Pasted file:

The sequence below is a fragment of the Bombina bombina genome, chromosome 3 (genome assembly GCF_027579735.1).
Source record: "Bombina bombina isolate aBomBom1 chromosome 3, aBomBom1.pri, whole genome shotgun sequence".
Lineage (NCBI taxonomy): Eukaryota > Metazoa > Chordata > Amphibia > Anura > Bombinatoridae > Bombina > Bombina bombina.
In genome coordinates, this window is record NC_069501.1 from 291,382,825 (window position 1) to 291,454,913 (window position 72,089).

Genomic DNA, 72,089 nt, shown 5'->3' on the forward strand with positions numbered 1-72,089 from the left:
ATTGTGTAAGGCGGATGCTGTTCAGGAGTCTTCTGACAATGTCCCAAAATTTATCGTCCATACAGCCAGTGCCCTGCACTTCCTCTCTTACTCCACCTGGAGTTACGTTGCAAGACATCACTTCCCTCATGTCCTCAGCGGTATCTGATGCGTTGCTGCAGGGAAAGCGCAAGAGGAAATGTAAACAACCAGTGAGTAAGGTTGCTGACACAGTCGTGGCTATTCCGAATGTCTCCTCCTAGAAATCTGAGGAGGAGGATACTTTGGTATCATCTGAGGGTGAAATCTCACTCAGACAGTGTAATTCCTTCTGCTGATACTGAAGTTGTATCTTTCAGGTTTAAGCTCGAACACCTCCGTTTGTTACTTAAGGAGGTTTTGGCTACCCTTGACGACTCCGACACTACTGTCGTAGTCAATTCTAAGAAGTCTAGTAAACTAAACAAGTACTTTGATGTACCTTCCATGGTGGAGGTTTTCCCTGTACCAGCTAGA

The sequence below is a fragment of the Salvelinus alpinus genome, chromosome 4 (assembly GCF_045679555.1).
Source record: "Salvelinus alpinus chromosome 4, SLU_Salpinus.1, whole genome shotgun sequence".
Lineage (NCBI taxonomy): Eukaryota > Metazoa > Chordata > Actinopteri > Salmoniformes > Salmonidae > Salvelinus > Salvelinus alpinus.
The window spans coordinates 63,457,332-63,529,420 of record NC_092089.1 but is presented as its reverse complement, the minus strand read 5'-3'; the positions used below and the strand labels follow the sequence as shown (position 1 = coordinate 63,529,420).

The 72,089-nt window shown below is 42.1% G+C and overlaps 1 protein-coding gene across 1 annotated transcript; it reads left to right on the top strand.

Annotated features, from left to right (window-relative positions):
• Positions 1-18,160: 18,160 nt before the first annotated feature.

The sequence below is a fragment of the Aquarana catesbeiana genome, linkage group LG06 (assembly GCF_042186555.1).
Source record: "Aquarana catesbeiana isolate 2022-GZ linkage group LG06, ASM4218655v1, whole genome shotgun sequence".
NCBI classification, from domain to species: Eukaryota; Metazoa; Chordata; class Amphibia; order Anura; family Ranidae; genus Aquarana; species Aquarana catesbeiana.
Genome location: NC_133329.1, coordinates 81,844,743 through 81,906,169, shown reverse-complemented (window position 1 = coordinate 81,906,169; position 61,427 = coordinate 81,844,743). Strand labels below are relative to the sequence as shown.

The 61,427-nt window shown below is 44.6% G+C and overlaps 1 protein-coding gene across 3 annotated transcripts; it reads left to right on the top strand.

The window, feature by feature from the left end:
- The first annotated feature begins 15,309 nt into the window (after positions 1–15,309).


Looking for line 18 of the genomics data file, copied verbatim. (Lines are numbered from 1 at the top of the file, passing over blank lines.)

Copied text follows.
The 61,427-nt window shown below is 44.6% G+C and overlaps 1 protein-coding gene across 3 annotated transcripts; it reads left to right on the top strand.